* For-profit school default rates 15.2 pct for 2009
* Private schools 4.7 pct, public schools 7.3 pct
* "Gainful employment" rule expected soon
WASHINGTON, May 20 Students who attended
for-profit schools defaulted on their tuition loans at
considerably higher rates than students who went to private or
publicly-funded colleges and universities, according to U.S.
Education Department data issued on Friday.
The figures come as the department nears release of a rule
expected to deny federal loans for programs where a high
proportion of former students are failing to repay.
Students who attended for-profit schools and began repaying
their loans in fiscal 2009 have defaulted at a rate of 15.2
percent, the government said. That compared with 7.3 percent
for former public school students and 4.7 percent for private
The 2009 data is a draft, and tracks students who defaulted
on or before the government's fiscal 2010 year ended Sept. 30.
The overall default rate for loans taken out to attend all
types of colleges and universities trended higher from 2007
through 2009, probably reflecting the deteriorating job market
over that time.
Defaults for all institutions were 6.7 percent for students
who began repaying in fiscal 2007, rose to 7.0 percent in 2008
and hit 8.9 percent for 2009, the Education Department said.
Harris Miller, head of the Association of Private Sector
Colleges and Universities, said the economy was largely to
blame for the poor repayment rate since for-profit school
students are less likely to have family support when times are
A critic of the for-profit sector said the data showed it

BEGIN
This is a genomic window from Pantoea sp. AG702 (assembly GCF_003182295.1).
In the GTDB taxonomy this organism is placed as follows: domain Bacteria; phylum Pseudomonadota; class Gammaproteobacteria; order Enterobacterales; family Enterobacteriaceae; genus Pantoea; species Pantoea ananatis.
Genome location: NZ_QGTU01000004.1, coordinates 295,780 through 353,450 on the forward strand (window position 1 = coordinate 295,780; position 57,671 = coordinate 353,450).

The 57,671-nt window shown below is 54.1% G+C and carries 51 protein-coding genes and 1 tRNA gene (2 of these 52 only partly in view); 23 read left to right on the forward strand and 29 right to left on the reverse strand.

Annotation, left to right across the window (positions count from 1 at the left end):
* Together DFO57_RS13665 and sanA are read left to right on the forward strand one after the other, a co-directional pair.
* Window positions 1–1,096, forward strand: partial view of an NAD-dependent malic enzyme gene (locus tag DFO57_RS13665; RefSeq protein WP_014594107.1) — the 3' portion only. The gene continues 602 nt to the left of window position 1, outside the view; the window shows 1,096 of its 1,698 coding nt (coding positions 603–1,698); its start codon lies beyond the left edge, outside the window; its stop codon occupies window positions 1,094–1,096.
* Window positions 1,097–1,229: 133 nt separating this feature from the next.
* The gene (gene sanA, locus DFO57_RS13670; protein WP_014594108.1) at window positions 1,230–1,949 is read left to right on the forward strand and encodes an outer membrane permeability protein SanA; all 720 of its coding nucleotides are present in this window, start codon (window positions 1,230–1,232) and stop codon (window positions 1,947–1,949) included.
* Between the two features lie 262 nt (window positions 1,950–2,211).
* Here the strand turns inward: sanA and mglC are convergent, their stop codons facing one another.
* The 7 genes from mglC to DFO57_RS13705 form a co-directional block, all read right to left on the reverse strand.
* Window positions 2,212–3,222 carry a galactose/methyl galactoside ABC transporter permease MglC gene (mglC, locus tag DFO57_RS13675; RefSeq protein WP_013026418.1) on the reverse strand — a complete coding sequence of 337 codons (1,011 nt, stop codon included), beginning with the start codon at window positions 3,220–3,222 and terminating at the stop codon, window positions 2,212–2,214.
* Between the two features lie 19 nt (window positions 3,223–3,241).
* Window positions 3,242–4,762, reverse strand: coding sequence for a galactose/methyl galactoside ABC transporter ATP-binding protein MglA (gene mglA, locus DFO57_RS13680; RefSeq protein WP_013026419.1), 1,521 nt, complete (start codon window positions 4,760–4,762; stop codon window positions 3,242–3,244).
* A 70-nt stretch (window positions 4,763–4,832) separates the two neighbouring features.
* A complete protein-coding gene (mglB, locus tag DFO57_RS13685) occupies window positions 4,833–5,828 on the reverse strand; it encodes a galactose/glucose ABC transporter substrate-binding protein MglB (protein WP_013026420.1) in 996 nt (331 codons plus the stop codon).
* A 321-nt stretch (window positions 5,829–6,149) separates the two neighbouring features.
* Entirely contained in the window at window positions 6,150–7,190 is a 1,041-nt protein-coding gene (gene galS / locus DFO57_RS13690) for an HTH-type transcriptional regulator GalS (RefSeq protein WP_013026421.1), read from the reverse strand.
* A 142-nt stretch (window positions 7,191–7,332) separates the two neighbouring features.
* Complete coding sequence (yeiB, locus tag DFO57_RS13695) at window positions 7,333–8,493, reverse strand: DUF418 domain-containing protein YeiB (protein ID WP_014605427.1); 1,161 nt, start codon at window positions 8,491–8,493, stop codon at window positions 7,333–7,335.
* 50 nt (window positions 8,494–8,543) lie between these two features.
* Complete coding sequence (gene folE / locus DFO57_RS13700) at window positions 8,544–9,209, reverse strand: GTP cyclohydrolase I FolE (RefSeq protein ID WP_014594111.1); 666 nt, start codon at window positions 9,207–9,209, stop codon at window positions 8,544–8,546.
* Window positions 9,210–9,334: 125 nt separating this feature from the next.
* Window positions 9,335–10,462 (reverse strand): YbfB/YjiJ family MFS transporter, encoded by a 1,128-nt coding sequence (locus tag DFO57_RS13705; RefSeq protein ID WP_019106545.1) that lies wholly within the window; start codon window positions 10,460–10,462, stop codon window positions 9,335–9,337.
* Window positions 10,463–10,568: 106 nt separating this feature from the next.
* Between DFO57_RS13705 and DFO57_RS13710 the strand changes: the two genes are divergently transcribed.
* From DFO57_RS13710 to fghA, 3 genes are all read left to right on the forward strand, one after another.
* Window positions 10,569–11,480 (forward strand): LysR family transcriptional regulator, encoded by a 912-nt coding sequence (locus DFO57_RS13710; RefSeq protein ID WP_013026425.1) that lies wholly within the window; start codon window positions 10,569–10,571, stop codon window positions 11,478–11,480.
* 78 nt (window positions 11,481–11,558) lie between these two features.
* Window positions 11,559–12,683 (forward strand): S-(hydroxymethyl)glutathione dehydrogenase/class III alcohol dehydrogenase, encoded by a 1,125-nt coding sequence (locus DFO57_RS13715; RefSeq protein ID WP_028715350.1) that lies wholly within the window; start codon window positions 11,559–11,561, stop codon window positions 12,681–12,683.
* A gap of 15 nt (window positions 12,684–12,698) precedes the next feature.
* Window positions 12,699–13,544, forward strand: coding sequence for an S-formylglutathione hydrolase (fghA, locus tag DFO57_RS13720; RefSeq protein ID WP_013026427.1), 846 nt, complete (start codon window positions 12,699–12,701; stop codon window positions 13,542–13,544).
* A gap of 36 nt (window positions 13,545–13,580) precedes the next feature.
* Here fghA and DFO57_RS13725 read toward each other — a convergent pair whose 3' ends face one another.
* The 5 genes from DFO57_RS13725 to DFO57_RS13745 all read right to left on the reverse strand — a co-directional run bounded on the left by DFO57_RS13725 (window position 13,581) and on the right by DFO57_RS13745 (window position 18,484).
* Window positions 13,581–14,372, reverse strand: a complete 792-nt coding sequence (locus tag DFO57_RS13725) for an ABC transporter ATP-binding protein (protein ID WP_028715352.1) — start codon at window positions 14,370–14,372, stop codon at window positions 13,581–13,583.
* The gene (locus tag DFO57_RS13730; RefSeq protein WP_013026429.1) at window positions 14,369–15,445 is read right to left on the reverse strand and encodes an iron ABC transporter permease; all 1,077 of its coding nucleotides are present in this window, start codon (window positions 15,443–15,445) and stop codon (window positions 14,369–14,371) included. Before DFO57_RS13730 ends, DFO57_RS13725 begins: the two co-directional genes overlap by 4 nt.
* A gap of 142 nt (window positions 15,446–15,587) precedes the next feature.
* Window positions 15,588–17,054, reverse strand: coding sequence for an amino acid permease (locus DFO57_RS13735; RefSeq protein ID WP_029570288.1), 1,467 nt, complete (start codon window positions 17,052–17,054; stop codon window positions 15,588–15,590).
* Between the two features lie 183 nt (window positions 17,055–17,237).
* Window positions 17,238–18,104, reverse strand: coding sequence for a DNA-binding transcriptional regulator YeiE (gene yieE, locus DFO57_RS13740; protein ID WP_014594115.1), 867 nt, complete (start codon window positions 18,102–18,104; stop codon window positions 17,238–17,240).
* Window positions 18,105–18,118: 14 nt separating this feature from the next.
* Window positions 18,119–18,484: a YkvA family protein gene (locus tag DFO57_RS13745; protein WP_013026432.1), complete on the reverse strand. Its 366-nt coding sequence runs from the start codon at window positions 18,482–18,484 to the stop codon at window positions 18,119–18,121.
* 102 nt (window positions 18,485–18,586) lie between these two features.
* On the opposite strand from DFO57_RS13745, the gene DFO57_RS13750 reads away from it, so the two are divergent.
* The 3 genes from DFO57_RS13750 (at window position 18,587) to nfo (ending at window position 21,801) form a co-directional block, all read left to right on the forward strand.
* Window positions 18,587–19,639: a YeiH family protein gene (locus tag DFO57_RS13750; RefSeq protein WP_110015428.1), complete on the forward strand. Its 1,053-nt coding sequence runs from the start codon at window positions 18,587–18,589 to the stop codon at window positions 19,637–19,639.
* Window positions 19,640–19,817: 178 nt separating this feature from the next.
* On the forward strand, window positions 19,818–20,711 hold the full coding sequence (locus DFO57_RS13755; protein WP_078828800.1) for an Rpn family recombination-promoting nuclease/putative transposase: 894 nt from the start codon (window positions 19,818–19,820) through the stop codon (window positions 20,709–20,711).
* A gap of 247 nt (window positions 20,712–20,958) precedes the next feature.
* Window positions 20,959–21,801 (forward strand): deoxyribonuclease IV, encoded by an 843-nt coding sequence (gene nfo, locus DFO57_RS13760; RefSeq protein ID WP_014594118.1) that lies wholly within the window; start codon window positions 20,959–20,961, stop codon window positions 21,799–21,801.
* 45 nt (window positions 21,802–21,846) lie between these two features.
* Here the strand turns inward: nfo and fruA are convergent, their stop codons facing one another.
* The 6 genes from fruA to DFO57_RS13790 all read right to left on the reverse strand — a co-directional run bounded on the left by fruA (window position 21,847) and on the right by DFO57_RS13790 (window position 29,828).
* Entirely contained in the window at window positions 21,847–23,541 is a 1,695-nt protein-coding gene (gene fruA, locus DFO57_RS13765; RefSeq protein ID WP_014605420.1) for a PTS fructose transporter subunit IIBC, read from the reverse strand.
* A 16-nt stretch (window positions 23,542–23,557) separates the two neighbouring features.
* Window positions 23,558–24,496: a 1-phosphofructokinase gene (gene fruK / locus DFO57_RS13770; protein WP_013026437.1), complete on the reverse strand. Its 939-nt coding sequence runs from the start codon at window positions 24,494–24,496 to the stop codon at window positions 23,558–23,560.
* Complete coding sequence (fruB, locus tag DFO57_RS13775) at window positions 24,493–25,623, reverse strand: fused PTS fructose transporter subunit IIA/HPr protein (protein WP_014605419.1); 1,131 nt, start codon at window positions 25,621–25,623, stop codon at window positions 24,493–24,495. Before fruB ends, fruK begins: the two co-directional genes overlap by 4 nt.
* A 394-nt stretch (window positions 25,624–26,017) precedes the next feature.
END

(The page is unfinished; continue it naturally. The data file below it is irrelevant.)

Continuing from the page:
was not just the economy. "They account for a disproportionate
share of the defaults," said Pauline Abernathy, an official at
the Institute for College Access and Success.
The Obama administration and the for-profit education
industry have spent the past 12 months in a pitched battle over
rules designed to curb student loan abuses and raise education
The most controversial of these, a "gainful employment"
regulation, is expected to be finalized shortly by the
In its original form, the rule would make a school program
ineligible to accept federal loans as payment from students if
fewer than 35 percent of former students are paying them back
after three years or if other standards are not met.
In response to the government crackdown, some schools are
being more selective in their enrollments, attempting to weed
out students who are more likely to drop out and default on
Apollo Group (APOL.O), the sector leader, Strayer Education
(STRA.O) and Washington Post's WPO.N education unit Kaplan
Higher Education have all cut enrollments recently.
(Reporting by Diane Bartz; Editing by Tim Dobbyn)